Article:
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Nuclear waste disposal, Bure, Meuse, France


A lot of money has already been spent for this hotly contested project. The first step towards the implementation of the storage site known as Cigeo (Centre Industriel de Stockage Géologique) was the construction of the Meuse/Haute Marne Underground Research Laboratory. It is located 500 metres underground in Bure (North Eastern France) in the Meuse department allowing the study of the geological formation in order to evaluate its capacity for deep geological storage of high level and long lived medium level radioactive waste. It is managed by the 'Agence nationale pour la gestion des déchets radioactifs' (Andra). Its construction began in 2000, having been underway since 1994 as a result of the 1991 law on the management of nuclear waste. The signature of a contract between ANDRA and a joint venture of two engineering companies (Technip and Ingérop) in the beginning of 2012 ended this phase of study and research.

With regard to the repository, on one hand, there is an ongoing public debate; on the other hand, ANDRA had to present a blueprint to the government in 2014; if approved by the French National Assembly in 2016, construction would begin the following year. The assembly will then consider licensing the facility to open in 2025. The facility is anticipated to operate for 100 years before final closure although the storage would be reversible.

Nuclear power used to enjoy fairly good cross-party support in the country, and the economic incentives that the storage facility offers to the Bure region have been welcomed by many locals. Anti-nuclear groups also have little clout.

Nevertheless, some small organizations (Burestop 55, Bure Zone Libre and EODRA) are opposing the project and showing their discontent organizing several actions and events. In 2017, a local farmer, J.P. Simon was brought to court for lending a tractor to demonstators ("zadistes", as newspapers called them). The Confederation Paysanne supports him.  (See also a very informative article in the Financial Times in 2016, in Sources and Methods (2), and the update on the demonstrations in 2017 in the section Project Details).

Basic Data

Name of conflict:Nuclear waste disposal, Bure, Meuse, France
State or province:Lorraine
Location of conflict:Bure (Meuse)
Accuracy of locationHIGH (Local level)

Source of Conflict

Type of conflict. 1st level:Nuclear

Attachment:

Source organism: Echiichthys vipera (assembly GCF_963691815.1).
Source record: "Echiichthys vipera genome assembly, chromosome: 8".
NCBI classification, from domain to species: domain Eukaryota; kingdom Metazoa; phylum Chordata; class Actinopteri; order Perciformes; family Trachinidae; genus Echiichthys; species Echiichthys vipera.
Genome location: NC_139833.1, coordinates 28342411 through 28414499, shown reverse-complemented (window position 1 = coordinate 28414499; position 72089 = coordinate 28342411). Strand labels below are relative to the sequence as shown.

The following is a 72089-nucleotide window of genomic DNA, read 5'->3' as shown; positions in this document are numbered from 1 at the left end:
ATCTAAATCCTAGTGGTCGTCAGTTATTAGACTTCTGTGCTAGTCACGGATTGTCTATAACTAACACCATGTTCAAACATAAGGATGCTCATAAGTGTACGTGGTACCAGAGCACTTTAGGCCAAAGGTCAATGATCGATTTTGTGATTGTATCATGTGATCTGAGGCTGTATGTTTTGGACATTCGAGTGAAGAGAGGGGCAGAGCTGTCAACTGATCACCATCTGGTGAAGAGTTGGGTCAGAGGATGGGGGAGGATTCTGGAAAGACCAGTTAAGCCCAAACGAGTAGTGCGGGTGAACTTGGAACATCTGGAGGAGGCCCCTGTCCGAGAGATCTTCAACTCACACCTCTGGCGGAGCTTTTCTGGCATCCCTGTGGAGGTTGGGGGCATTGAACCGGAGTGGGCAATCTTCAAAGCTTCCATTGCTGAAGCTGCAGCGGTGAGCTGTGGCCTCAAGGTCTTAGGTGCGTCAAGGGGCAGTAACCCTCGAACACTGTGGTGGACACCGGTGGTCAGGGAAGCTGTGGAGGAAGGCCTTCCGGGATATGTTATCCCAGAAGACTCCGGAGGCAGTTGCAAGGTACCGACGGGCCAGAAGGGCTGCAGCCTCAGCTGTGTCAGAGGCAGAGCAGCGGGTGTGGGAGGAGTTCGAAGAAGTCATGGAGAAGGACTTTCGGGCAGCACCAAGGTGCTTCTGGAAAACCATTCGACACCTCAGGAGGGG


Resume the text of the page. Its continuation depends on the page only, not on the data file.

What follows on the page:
Type of conflict. 2nd level:Nuclear waste storage
Specific commodities:Nuclear Waste
Industrial waste

Project Details and Actors

Project details

15 square kilometre of underground storage facility in a geology of thick layers of argillite rock.

Disposability reversible at least for 100 years.

Designed to hold French military and civilian atomic waste classified as having intermediate and high levels of radioactivity, some of which can remain dangerous for more than 100,000 years.

Update.- 2017. There have been local demonstrations from time to time by what newspapers call "zadistes". On August 15, 2017, "Police used water cannon and fired tear gas and stun grenades as they battled with demonstrators protesting at plans to store nuclear waste... Protest organisers said six people were badly hurt and about 30 lightly injured in the clash in Bure. The local prefecture said that, according to calls to the emergency services, at least three demonstrators had been injured. Two gendarmes were hurt by a "home-made device thrown by protestors", the prefecture said... The rally was held to oppose plans to store highly radioactive waste 500 metres (1,640 feet) underground at a nearby site -- the dangerous long-term by-product of France's extensive nuclear energy programme. Debate over Bure has been raging for years, pitching France's vocal environmental lobby against its powerful nuclear industry. In July 2017, the National Agency for the Management of Radioactive Waste (ANDRA) said construction of the storage site would start in 2022 at the earliest. But earlier this month (August 2017), a national watchdog, the Nuclear Safety Authority (ASN), declared it had "reservations" about the project."[1]

The cost of the project could go up to € 25 billion [2].

Project area:1500
Level of Investment:18,500,000,000
Type of populationRural
Start of the conflict:30/12/1991
Company names or state enterprises:Gaiya from France - joint venture of Technip and Ingérop (France)
Relevant government actors:Ministry of Ecology, Sustainable Development and Energy., Autorite de Surete Nucleaire, Agence nationale pour la gestion des déchets radioactifs
Environmental justice organizations (and other supporters) and their websites, if available:BURESTOP 55 - Collectif Meuse contre l’enfouissement des déchets radioactifs, Bure Zone Libre (BZL), EODRA : Association des Elus de Lorraine et Champagne-Ardenne Opposés à lenfouissement des Déchets RAdioactifs et favorables à un développement durable. Confederation paysanne.